This paper is devoted basically to symmetric limit cycles in models of gene networks regulated by negative feedback loops only. Two algorithms of construction of these cycles are described. In this paper we have shown that
1. (a) Natural gene networks, not necessary circular, have oscillating potential since usually they contain circular gene subnetworks.
(b) Initiation of transcription/translation processes in these networks is realized by sufficiently powerful promotor/SDsite: α>>1.
(c) Autorepressor’s action is nonlinear: h>1.
(d) For lowdimensional gene networks, the period between the initiation moment and the appearance of an active molecule in oscillations of their synthesis should exceed some critical value: τ>τ^{∗}.
2. At the same time, for n=2, the systems (4) describe so called molecular triggers, and do not have limit cycles. Their analogues in the natural gene networks are genetic subsystems, that act as switches from one mode of operation to another under external conditions and/or regulatory signals [36, 37].
3. Such molecular triggers can realize in perspective memory elements in design and construction of artificial genetic programs. The main attractive property of these molecular triggers is their bistability, and absence of limit cycles makes these systems more stable. As an example, the Fig. 4 shows a model of gene network composed by molecular triggers which realizes addition of binary numbers.
We assume here, that activity of the first genetic element of this trigger and inhibited state of the second one means “1”, and vice versa, “0” corresponds to activity of the second element, and inhibited state of the first one.
Figure 4b shows the Fragment 1 which calculates the sum of least lowerorder digits of two binary numbers. Figure 4c corresponds to Fragment 2 which realizes summation of higherorder digits. In order to construct a gene network which adds two ndigit binary numbers, one has to join one Fragment 1 and (n−1) Fragments 2, as it is shown on the Fig. 4d for n=8. We assume here that different genetic elements of this network encode different proteins, so each regulatory binding is realised only by the proteins which correspond to the arrows of this Figure.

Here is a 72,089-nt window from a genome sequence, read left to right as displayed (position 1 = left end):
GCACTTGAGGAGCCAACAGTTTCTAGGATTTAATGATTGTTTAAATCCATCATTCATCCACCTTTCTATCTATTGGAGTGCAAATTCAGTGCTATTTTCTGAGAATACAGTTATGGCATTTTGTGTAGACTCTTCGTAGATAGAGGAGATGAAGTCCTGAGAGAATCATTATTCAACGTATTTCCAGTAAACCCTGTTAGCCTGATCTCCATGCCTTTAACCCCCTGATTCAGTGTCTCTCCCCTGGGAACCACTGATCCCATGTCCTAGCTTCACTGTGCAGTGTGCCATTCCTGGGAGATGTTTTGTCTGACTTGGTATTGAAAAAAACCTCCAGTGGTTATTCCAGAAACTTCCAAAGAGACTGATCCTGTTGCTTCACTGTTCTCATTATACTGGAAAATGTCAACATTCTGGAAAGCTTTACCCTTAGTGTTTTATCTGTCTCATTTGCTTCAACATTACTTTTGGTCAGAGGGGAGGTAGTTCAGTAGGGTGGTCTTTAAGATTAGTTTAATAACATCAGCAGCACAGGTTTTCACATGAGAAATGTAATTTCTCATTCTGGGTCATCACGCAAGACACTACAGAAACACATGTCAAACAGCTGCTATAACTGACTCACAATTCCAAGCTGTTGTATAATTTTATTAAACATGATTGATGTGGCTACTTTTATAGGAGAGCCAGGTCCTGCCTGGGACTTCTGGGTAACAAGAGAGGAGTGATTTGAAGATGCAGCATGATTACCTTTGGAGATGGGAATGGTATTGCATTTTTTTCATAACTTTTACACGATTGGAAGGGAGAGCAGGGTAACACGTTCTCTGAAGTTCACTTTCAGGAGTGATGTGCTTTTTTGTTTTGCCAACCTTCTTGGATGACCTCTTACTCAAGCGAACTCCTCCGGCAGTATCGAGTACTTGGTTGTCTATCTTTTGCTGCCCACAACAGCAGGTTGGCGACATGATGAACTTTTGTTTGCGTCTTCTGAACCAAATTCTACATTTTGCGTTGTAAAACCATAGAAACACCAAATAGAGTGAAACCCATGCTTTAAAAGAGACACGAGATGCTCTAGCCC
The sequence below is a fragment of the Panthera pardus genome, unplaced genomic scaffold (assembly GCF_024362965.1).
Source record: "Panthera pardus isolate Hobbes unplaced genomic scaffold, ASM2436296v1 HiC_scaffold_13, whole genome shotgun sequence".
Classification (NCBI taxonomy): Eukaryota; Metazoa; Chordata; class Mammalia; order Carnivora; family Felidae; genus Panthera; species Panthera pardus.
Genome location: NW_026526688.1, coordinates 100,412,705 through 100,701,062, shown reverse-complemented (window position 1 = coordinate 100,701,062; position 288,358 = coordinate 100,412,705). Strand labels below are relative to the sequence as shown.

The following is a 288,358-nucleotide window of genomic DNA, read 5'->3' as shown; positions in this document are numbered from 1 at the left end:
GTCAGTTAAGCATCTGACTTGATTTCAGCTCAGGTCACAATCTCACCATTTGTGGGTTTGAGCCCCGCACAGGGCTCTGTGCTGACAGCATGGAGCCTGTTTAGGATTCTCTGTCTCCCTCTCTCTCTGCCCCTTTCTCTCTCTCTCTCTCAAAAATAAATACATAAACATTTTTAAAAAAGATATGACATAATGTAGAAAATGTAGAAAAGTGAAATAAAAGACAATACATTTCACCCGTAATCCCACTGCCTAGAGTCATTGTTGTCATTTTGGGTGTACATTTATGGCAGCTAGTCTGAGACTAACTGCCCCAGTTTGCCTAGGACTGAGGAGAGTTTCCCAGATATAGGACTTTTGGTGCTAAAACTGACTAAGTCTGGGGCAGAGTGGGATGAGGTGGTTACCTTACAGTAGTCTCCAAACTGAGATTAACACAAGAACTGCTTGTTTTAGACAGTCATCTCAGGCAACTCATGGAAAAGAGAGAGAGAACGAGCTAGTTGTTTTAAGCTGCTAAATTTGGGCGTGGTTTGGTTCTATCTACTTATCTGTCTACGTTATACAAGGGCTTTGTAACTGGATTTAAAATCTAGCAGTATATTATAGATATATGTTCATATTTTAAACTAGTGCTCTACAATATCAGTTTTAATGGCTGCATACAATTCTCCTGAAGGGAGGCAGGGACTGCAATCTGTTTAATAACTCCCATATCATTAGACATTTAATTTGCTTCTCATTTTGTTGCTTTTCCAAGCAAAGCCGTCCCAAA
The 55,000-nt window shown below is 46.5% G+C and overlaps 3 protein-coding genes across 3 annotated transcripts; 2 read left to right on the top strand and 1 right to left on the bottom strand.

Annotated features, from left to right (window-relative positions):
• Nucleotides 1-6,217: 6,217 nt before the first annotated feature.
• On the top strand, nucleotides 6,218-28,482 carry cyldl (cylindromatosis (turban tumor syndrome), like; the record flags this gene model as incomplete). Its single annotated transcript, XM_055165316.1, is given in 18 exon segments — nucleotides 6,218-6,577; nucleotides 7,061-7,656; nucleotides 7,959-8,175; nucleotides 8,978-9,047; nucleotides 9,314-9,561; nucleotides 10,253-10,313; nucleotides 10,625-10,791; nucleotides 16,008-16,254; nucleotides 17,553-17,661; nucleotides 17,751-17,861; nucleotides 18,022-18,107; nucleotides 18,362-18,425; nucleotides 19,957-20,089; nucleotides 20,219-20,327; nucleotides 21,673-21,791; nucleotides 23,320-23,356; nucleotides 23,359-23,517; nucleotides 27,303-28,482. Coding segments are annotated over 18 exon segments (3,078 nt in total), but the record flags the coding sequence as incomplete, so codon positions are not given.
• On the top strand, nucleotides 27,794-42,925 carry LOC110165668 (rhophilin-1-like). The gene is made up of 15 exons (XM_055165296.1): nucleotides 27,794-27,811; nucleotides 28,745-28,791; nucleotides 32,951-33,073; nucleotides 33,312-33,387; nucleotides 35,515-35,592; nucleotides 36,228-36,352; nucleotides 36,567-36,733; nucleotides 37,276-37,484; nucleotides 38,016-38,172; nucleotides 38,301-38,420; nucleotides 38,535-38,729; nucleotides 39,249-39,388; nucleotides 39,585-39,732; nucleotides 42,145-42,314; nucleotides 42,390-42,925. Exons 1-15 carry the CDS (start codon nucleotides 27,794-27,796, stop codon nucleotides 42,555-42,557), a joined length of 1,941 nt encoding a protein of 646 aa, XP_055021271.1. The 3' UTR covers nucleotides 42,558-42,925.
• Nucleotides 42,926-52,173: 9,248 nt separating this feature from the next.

As an illustration, consider the logical sum 10010010+11001001=101011011, see Fig. 4e. Here, the triggers {T_{1}} should be arranged according to the digits of the first summand, and the triggers {T_{2}}, respectively, to the digits of the second one. This can be done by corresponding protein addition to the medium. Then, the regulatory binding bring this gene network into a state where the triggers {S} desribe the required sum. Here, activity of the last trigger in {S} corresponds to the highestorder digit of this sum.
Modeling of similar gene networks and corresponding experiments can be used in construction of artificial genetic systems, in particular, in design of specialized genetic computers.
4. Nonstationary dynamics in models of circular gene networks with negative feedback mechanisms appears for high level of the Hill’s parameter h. In the case of eukaryotes and prokaryotes, the necessary value of this nonlinearity parameter is achieved by multimerization of the transcriptional factors and/or by presence of several binding sites in DNA.
5. Nonstationary dynamics in these circuits is provided by the phenomenon of regulatory signal delay. In eukaryotes, this regulatory delay is achieved by cascade reactions in signaling pathways, separation of mRNA and protein synthesis into different compartments and transport of substances from one compartment to another. For one eukaryotic system, somitogenesis of vertebrata, as it is wellknown, its development is regulated by an autooscillating process, controlled by autorepressor HES7 [24, 54–56]. Decreasing of the delay of autorepression signal of the gene HES7 as a result of introns deletion for this gene, leads to distortions of oscillation period, and even to their disappearance, if all the introns are removed [57, 58].